Jane and I enjoy looking for driftwood, especially the seasoned pieces we occasionally find in the shallows of a spring fed stream. The searches of many years have only resulted in a few items I consider exceptional. Each of them was intricately honed and well preserved by the constant flow of clear water.
My favorite piece is just over a foot long and sits on a shelf above my desk. It’s open on one end, gently hollowed over a long period of time. The opening is about four inches wide and gradually narrows into a small solid point, a perfect vase for the three hawk feathers it holds.
That driftwood is in good company. Squeezed between family photos on three shelves are a couple dozen assorted bottles. None of them have significant value. I doubt a collector would pay fifty dollars for the whole bunch, but it doesn’t matter because they’re not for sale.
Some came from our family farm, rescued mostly by my mother. Others were found during my walks with Jane while exploring in the woods. In the days before county landfills were established, bottles and cans were left beside forested trails. Maybe that wasn’t the best choice, but none of the options were ideal.
Most of the bottles we find now are broken, common, or generally unremarkable. Once in a blue moon, however, there’s something that rewards us enough we are inspired to keep looking.
I found a small ceramic vase last year when my brother, Jimmy, and I were cleaning up an old trash pile in the woods. We hauled out a pickup load of discarded jars and cans. Hidden in layers of mostly useless junk was a small ceramic vase my wife was delighted for me to bring home.
It’s not spectacular by any means, and a tiny chip renders it imperfect. But what it lacks in perfection it makes up for in character. I don’t understand why it was thrown away. I only know that once it was lost but now it’s found.
The shelves above my desk hold a dozen brown jars of various shapes. Some were originally bought empty, then repeatedly filled during long ago summers with vegetables from country gardens. Others came with snuff, vanilla extract, or assorted medicines.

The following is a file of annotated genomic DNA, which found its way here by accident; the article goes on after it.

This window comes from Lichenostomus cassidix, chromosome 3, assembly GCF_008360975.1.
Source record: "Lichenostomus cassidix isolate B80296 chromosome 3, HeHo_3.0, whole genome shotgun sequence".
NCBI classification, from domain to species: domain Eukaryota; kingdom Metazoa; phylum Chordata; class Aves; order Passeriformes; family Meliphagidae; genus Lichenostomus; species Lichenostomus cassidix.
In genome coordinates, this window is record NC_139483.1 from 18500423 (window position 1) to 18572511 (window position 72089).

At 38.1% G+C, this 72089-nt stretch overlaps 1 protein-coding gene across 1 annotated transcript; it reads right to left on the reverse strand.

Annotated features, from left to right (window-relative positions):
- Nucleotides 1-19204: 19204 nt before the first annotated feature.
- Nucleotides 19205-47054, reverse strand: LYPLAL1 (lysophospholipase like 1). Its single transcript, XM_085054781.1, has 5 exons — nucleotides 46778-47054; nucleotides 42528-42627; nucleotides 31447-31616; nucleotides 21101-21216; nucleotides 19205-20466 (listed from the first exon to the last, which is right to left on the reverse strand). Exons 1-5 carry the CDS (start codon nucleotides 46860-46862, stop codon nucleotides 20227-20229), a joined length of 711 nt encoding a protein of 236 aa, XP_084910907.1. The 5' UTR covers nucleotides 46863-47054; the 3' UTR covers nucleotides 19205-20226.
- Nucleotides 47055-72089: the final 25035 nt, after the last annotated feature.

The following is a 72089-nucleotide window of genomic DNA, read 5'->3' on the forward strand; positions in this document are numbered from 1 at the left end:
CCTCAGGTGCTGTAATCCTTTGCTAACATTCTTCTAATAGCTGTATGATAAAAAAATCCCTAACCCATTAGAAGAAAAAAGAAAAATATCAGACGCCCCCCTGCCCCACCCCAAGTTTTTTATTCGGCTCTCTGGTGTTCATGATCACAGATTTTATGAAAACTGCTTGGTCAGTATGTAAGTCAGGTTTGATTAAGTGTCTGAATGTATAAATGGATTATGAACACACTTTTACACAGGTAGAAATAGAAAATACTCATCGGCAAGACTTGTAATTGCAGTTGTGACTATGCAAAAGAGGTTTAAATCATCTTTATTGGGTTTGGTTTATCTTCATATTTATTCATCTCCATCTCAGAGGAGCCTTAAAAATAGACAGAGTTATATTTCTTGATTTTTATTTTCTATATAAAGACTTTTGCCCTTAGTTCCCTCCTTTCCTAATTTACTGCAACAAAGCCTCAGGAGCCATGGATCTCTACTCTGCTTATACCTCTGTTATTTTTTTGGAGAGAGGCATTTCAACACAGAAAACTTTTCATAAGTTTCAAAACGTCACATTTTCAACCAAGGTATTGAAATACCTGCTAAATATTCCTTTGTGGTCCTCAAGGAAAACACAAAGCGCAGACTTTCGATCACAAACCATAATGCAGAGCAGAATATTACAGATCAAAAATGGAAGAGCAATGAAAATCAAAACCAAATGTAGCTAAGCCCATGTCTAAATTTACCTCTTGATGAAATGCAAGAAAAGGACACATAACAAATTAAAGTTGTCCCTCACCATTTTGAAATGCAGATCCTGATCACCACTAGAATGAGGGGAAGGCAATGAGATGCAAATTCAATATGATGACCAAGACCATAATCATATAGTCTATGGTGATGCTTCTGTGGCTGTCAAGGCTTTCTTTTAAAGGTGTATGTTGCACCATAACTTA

One bottle, I believe, contained Merthiolate. That dreaded orange liquid, widely scorned by children, was liberally applied by mothers of old to burn away infections from serious wounds. Smaller lesions were treated with Mercurochrome, which had the same orange color without the scorching pain.
If a cut was too deep to hide, the only sane solution was to slip into the house and coat the wound heavily with Mercurochrome, while leaving the Merthiolate bottle by the sink. That plan works best if you blow on the wound and make grimacing sounds as you beg, “Please let me wash it off! It’s burning me up!”
I have some clear bottles of various description, plus three tiny green ones I heavily favor. They came from Joiner’s Store, a small country store that my grandfather opened in 1902. One has a label showing it’s “GENUINE HAARLEM OIL.” They each hold two fluid ounces of a turpentine-linseed oil mixture. A little bit apparently goes a long way, but I’ll never know for sure. Some bottles are best left unopened.
My plan was to write about collecting driftwood, but I got sidetracked while looking on my shelves. Finding mantle-worthy pieces of tree remnants brings me great satisfaction. I find comfort in knowing such artful beauty is created simply by man not interfering with nature. But old bottles can also be quite charming. While driftwood is slowly caressed and shaped, bottles are formed by the intentional melting of sand. One process is subtle while the other is overt.
It’s not so different with people, I suppose. Sometimes we’re gently polished by the cool flow of a stream. At other times we’re abruptly refined by a blistering furnace. One way is far more pleasant, but there’s purpose and value in both.
Hunting for driftwood on leisurely strolls with my wife is delightful, but it’s also rewarding to search for uncommon bottles and small lovely vases by digging through piles of rubbish. The walks are more pleasant than the digging, but there’s purpose and value in both.